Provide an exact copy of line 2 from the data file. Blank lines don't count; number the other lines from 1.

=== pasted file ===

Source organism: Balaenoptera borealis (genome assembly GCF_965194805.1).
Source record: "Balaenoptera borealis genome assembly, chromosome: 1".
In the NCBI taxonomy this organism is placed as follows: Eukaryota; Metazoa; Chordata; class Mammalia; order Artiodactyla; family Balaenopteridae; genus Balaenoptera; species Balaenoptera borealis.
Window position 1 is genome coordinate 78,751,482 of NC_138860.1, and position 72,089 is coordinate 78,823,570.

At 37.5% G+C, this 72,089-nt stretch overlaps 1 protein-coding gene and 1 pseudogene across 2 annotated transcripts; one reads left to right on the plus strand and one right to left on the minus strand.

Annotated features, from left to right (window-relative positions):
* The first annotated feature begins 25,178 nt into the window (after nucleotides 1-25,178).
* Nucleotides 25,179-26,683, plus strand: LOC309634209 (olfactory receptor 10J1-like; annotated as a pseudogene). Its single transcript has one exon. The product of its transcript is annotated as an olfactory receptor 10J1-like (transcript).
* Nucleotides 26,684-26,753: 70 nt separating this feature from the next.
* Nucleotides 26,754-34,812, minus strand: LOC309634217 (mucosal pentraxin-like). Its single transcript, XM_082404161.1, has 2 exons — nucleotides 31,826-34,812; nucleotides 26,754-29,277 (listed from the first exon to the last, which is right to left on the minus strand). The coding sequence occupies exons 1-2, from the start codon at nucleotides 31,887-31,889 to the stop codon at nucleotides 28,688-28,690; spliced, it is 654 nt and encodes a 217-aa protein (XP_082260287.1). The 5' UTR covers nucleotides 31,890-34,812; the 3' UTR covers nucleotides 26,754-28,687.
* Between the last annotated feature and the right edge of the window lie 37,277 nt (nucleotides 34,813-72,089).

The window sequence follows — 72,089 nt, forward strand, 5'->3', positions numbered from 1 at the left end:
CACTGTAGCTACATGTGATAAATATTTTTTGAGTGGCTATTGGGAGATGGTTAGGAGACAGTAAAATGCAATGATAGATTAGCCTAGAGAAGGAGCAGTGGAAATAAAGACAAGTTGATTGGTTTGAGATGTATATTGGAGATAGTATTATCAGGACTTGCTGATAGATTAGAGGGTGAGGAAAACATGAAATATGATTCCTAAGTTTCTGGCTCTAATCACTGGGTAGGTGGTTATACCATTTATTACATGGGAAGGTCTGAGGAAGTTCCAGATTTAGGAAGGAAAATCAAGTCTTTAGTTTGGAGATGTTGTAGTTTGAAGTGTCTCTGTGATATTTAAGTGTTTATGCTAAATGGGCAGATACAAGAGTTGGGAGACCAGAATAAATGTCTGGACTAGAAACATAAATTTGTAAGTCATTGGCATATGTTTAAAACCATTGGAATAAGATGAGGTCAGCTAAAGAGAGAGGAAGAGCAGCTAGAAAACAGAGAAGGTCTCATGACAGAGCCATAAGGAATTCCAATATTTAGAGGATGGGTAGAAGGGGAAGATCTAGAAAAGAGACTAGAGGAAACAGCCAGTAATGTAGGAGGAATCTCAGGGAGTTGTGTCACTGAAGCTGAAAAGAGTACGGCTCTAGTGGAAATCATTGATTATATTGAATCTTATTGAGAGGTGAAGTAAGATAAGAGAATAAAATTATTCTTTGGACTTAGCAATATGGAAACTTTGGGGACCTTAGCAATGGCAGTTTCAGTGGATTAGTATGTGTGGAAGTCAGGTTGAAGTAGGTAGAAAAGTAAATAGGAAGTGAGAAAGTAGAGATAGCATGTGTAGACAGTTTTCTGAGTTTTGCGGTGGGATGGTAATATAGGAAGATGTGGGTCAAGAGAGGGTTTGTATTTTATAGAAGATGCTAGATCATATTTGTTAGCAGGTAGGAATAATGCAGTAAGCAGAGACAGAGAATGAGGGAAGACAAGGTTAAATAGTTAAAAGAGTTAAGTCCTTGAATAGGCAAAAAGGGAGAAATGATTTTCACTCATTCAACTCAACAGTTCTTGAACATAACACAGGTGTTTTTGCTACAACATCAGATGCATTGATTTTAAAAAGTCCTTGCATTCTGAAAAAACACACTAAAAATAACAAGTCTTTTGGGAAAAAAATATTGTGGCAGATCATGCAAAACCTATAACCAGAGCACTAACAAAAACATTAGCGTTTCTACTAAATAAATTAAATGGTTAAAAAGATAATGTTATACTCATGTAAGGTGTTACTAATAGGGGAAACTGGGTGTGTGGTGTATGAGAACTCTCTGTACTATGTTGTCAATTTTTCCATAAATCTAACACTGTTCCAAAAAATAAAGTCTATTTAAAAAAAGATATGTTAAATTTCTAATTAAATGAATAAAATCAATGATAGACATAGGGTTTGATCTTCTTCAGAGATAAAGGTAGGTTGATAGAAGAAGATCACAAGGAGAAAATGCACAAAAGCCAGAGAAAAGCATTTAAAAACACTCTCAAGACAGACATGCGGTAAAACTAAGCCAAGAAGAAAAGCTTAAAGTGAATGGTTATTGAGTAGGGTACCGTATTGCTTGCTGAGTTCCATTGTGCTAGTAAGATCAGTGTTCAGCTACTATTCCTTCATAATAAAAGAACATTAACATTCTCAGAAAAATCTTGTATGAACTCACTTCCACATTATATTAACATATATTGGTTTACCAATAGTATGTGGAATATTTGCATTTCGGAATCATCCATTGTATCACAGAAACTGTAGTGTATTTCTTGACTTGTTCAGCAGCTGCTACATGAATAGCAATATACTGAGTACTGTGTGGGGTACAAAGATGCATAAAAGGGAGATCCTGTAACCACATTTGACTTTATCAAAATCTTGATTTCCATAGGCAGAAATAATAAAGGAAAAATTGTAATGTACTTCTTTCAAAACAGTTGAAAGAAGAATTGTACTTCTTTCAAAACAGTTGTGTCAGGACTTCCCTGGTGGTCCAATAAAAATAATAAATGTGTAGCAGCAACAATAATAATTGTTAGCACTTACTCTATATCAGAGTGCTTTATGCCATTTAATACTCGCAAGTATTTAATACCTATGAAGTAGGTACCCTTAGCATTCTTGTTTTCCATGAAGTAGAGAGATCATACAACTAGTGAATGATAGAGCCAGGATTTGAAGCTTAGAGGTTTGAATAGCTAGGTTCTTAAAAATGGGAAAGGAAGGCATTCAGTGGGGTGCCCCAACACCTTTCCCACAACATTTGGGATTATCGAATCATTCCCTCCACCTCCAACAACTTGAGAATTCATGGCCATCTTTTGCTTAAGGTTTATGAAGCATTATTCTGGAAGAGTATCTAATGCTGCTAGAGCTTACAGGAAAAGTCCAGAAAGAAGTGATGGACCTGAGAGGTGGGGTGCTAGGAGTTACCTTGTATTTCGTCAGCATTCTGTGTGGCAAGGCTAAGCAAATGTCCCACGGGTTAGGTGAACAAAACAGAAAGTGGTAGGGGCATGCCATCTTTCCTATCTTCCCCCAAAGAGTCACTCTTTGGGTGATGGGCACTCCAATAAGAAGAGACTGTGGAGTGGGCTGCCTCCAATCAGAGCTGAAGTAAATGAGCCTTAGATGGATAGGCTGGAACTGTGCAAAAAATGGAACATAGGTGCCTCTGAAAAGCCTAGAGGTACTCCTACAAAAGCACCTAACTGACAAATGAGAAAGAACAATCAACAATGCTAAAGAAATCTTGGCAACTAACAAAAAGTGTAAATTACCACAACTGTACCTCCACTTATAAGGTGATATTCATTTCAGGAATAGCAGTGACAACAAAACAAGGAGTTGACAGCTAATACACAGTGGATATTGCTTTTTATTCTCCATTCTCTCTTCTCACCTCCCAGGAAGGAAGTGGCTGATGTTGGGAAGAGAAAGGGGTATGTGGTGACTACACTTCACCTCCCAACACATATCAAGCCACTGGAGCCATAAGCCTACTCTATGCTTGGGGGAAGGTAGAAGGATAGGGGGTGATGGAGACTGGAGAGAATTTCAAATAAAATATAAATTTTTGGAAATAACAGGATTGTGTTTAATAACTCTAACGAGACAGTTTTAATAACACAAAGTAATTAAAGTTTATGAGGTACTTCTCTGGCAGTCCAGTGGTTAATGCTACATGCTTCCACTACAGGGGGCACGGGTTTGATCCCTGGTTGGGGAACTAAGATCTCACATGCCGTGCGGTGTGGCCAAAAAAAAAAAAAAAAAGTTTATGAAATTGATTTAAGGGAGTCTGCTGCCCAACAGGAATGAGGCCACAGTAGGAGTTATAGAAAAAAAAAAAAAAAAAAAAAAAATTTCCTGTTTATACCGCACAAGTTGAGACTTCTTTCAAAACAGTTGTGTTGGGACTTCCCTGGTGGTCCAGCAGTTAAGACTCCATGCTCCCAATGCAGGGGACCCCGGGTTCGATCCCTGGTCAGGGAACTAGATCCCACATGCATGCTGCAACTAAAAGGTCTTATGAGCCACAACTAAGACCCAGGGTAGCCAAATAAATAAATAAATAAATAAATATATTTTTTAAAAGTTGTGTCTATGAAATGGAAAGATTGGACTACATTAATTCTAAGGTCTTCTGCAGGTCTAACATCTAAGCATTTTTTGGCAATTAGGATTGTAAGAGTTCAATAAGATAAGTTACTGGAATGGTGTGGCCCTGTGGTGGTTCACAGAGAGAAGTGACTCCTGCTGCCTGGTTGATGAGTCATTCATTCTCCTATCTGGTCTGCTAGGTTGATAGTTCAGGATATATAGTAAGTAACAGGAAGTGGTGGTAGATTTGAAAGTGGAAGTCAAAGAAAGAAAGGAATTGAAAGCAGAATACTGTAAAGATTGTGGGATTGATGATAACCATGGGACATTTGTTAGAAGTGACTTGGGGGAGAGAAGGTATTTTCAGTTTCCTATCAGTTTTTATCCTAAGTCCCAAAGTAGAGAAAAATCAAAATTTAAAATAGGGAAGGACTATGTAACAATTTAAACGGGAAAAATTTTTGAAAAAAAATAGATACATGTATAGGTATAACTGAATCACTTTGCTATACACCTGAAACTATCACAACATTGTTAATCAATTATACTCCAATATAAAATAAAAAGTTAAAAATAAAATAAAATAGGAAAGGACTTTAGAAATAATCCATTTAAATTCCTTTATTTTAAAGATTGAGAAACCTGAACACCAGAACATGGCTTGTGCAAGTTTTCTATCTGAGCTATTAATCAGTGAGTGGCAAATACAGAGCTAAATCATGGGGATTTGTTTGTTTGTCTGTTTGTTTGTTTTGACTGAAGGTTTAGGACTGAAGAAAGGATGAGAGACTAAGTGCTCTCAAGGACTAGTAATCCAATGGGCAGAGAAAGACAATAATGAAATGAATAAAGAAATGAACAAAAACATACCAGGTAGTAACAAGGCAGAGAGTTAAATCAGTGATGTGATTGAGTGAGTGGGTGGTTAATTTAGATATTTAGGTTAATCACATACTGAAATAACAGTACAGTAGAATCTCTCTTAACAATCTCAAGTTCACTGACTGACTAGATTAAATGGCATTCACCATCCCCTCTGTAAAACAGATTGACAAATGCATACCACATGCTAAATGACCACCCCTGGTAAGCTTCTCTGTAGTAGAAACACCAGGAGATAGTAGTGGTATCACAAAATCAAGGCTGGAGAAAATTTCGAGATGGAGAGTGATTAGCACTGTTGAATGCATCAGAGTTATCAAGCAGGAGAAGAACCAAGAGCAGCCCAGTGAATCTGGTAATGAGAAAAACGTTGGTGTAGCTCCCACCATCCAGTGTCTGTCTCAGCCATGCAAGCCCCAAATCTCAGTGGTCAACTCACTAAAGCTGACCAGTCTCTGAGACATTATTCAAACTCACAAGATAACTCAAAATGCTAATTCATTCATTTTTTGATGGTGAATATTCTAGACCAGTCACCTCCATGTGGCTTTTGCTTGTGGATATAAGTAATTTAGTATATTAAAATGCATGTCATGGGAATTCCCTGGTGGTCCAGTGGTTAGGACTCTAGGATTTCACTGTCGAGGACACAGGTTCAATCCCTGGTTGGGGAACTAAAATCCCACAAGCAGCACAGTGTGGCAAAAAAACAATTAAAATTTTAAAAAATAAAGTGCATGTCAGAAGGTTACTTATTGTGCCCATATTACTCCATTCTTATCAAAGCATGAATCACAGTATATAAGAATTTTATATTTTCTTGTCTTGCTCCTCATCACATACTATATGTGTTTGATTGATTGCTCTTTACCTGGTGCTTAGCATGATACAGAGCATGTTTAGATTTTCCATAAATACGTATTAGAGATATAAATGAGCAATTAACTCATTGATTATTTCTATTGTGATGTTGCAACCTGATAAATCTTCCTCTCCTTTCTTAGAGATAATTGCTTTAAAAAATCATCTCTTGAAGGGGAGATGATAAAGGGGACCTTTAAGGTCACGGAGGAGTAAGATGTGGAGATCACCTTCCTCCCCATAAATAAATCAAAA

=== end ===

Source record: "Balaenoptera borealis genome assembly, chromosome: 1".